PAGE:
Key Takeaways from Boston Fed President Eric Rosengren’s June 19 Remarks
June 19, 2020
- Takeaway: Ongoing public health concerns have created an unusually complex employment situation, with U.S. unemployment at 13.3 percent, up dramatically from February in all age cohorts. But a return to work by more people is good news only if can be done safely and on a sustained basis.
Excerpt: “If workplaces reopen without the necessary health precautions, the recent increases in payroll employment could be offset by possible business closures and serious health outcomes later. … If reopening can be done in ways that protect public health, then better outcomes now will also translate to better outcomes in the future.”
- Takeaway: The economic rebound in the second half of the year is likely to be less than what was hoped for at the outset of the pandemic, due to the continued community spread of COVID-19 and the acceleration of new cases in many states. In addition, more fiscal and monetary policy support will likely be needed.
Excerpt: "I expect the unemployment rate to still be at double-digit levels at the end of the year, given what are likely to be persistent economic headwinds from the pandemic over the second half of the year. And my own more pessimistic forecast does not fully incorporate the challenges of a second wave of the virus.
- Takeaway: The economic toll of the virus is closely tied to how well the U.S. can get the public health pandemic under control, but efforts to date have not been particularly successful. A more rapid and complete economic recovery requires better ability to contain the pandemic.
Excerpt: “If there are significant flare-ups in states that have aggressively reopened, the reduction in social distancing that contributes to stronger economic performance in such states now may translate to more depressed economic activity and increased public health issues in those states in the future. … Given the death toll of the virus even with the economic lockdown, I see a substantial risk in reopening too fast and relaxing social distancing too much.”
- Takeaway: In two of the past three recessions, lending conditions tightened significantly and restricted the supply of credit. The Federal Reserve created the Main Street Lending Program to facilitate the flow of credit to small to medium-sized businesses.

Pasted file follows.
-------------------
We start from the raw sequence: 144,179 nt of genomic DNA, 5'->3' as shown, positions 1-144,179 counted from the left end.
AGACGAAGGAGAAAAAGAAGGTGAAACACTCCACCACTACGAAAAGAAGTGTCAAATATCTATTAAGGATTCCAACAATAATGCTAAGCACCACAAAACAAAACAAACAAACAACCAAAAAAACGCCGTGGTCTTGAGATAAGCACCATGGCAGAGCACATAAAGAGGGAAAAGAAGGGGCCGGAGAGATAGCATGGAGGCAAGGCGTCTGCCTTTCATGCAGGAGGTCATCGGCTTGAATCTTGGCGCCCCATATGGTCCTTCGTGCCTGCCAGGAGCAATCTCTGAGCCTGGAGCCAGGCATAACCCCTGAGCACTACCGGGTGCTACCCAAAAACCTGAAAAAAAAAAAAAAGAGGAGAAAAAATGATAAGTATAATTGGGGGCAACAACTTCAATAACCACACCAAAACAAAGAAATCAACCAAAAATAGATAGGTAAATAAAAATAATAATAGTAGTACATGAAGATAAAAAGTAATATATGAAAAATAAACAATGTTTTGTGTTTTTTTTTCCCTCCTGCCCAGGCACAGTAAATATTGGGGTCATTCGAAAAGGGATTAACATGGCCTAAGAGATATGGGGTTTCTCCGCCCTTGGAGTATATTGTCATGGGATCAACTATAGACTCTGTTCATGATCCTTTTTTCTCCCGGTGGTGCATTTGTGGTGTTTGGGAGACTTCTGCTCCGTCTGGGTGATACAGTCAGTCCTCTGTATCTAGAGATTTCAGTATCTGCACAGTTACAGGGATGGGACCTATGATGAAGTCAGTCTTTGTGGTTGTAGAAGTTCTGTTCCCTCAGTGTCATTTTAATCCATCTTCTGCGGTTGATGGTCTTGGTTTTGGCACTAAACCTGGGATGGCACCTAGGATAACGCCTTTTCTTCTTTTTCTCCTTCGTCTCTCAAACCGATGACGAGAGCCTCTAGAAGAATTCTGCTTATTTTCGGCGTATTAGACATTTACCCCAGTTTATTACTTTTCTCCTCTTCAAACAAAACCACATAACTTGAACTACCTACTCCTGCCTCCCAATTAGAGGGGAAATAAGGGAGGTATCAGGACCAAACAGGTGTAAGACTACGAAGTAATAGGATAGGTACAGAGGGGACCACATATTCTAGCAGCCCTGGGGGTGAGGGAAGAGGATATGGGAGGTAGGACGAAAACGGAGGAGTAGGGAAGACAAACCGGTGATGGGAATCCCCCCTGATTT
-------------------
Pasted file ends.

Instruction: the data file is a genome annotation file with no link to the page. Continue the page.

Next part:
Excerpt: “The Fed will participate in the lending by purchasing a 95 percent interest in the loan. … By purchasing this percentage of the loans, the Federal Reserve will take on most of the risk that would otherwise need to be absorbed solely by lenders, and will create additional balance sheet capacity for lenders to extend more loans at this challenging time for our country’s economy.”
- Takeaway: Recent changes to the Main Street Lending Program made it even more widely attractive for more borrowers, allowing more small and medium-sized business to receive loans.
Excerpt: “Our hope is that this program will, over time, provide an important source of liquidity for small and medium-sized businesses that might otherwise not receive credit on the same terms. In addition, it provides an important backstop should the pandemic be more severe than anticipated this fall.”
- Takeaway: The Main Street Lending Program is off to a positive start. The registration and verification process for possible lenders in the program opened on Monday, and as of Thursday, more than 200 financial institutions, large and small, had initiated registration.
Excerpt: “These are still early days in the program, and we are seeing a steady stream of interest … We encourage lenders who have not yet registered to explore the program. … Lenders have a vested interest in the resilience of the businesses in their market, and this program gives them a way to help bridge those businesses that were sound before the pandemic to better days.”